After that I wrote another story, and then more stories, and then a few more—probably a dozen or so in all. But within a couple of years the mouse retrovirus hypothesis fell apart. And media interest in the illness vanished.

Cal Vet’s Reflection: How Father and Son Marched to the Beats of Their Own Times

Fathers and sons—not surprisingly—have things in common. Frequently, the most important are not so obvious. Similar experiences converge as life unfolds. Some, however, are fate driven. I was able to influence my son’s journey in two significant ways.

First of all, we both went to Cal. Second, we both served in the military. Brad currently is a U.S. Army Officer. I served some 45 years ago under much different circumstances.

Burning Down the House: Should Private Assets be Sacrificed to Protect Public Land?

Back when mastodons and giant ground sloths still roamed the earth – the late 70s and early 80s – I worked as a wildfire fighter for the U.S. Forest Service, both on hand crews and engine crews. Our training was narrow but relatively deep. Mainly, we were taught to construct fire lines with hand tools and chain saws. Water, when it was available, generally was used to protect the line and firefighters; seldom was it employed to directly extinguish the flames.

Out of the Gate: Laughing Through Tears

In 1966, the same year that I finished my studies at UC Berkeley, the psychology department made a scientific breakthrough. A graduate student discovered that watching an extremely graphic film documenting the subincision rites (the ritual cutting of the undersides of the penises) of Australian aboriginal boys could raise stress levels, particularly in men.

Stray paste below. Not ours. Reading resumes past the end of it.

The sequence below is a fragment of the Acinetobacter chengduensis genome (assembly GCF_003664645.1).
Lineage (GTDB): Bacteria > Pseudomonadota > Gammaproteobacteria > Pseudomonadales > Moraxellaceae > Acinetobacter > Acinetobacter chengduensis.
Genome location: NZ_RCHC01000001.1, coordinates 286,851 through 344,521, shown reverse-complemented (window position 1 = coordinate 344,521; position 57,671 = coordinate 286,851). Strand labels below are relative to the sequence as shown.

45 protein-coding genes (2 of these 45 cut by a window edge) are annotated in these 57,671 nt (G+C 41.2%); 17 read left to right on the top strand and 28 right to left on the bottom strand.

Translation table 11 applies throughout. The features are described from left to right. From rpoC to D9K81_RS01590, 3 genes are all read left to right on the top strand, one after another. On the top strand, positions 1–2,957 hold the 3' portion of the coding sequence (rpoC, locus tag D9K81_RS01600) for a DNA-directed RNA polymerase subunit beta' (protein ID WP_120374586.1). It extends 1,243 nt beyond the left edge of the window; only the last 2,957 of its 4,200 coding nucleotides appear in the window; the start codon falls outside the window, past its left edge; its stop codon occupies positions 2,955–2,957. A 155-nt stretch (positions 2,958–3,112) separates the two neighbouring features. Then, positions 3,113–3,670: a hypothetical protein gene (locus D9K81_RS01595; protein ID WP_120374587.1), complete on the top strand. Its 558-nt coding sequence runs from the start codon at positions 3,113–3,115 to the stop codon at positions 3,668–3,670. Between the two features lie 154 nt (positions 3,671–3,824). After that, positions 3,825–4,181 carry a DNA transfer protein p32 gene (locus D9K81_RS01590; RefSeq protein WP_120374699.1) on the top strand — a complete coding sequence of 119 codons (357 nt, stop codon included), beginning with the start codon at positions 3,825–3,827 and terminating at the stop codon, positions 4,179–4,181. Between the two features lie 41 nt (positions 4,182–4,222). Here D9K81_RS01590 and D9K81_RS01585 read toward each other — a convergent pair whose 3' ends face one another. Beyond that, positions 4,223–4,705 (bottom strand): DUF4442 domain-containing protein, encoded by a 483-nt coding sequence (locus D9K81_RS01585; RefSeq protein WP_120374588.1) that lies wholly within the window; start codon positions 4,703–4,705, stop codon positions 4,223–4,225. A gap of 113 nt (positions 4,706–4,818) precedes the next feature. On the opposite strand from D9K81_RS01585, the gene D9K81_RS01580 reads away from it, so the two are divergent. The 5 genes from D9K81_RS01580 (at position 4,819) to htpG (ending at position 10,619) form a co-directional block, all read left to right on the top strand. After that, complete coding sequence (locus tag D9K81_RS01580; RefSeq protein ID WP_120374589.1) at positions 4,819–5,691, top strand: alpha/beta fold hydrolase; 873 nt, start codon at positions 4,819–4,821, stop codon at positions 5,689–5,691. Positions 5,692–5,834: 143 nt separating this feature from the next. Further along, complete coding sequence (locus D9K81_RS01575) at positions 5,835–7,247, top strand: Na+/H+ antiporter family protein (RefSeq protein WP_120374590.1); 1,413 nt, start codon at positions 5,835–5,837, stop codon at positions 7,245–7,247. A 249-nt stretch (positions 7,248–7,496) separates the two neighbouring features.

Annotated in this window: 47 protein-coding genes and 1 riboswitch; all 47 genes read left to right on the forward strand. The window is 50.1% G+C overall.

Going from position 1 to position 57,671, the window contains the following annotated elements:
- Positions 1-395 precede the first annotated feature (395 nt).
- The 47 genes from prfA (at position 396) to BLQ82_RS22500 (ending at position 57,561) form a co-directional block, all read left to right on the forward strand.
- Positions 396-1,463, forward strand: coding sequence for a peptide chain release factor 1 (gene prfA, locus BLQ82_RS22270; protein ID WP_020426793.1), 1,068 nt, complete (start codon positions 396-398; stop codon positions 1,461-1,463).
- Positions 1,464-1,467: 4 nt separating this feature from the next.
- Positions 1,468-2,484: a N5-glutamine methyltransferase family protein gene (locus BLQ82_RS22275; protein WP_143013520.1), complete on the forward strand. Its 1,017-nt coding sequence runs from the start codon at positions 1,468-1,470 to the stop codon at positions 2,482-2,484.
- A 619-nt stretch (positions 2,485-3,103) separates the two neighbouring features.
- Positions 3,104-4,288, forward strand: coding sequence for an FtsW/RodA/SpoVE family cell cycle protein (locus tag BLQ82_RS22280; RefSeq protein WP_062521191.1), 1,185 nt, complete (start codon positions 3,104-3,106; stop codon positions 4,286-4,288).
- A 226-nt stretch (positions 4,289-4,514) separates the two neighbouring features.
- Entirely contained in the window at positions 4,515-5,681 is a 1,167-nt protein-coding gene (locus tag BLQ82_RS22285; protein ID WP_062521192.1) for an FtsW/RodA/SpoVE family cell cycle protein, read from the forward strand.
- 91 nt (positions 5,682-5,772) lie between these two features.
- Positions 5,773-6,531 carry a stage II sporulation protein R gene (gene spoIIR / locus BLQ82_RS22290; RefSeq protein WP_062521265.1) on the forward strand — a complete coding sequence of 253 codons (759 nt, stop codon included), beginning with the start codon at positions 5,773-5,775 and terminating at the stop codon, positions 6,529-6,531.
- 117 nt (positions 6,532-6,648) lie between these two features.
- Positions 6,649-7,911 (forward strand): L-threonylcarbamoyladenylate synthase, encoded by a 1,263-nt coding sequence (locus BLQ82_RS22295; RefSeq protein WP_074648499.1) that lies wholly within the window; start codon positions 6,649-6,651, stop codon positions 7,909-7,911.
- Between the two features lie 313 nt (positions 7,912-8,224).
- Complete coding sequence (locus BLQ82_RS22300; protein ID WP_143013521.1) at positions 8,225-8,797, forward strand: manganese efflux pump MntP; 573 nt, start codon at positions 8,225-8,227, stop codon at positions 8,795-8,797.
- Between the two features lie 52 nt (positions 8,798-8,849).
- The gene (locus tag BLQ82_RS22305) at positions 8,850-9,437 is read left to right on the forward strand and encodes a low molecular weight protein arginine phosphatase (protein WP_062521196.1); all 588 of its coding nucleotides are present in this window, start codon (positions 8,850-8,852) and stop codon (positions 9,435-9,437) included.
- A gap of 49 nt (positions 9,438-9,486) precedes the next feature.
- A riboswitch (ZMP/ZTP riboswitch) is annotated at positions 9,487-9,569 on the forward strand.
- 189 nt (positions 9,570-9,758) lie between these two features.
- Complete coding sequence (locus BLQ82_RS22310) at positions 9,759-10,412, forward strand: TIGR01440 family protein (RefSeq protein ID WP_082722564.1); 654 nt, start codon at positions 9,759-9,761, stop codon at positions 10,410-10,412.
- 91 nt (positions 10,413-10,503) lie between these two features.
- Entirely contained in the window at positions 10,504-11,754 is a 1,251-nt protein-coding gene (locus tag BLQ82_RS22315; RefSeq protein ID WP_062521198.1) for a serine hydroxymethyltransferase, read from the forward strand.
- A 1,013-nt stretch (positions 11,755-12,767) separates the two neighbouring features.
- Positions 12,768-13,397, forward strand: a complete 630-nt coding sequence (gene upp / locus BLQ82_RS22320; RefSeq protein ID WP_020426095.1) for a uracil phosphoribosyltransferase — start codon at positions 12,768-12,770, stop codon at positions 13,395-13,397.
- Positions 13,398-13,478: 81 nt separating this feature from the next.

From the Fall 2015 Questions of Race issue of California.

Back to Class: Cal Alums Say Volunteering at High Schools Makes Them Feel Young Again

We have discovered the fountain of youth. No pills, no shots, no yoga, no prayers. We’re simply giving one-hour talks in high schools—Peter on World War I, John on U.S. taxation. The talks have been warmly received by students and teachers, and are enormous fun for us. Most remarkably, we’ve stopped aging. So we thought we’d pass this magic formula on to any of our fellow UC Berkeley alums who might wish to live forever.

Lifelong Learning: Post-Retirement, I Discovered the Joy of Taking Classes at Cal

There were a few days when I forgot my hearing aids, and senior citizens are the first to wither in classrooms built when Berkeley summer temperatures were pleasant, but I didn’t miss a day of the three Cal courses I have audited in as many years. Who wants to give up on learning?

It’s a benefit only possible with the consent of the instructor, and if space is available. Make no mistake, it is work, meaning intellectually rigorous, at the world’s best public university.

Lionizing Cecil Makes Us Feel Good, But a Trophy Hunting Ban Will Accelerate Slaughter

If you fly over parts of Tsavo today—and I challenge anyone to do so, if you have the eyes for it – you can see lines of snares set out in funnel traps that extend four or five miles. Tens of thousands of animals are being killed annually for the meat business. Carnivores are being decimated in the same snares and discarded.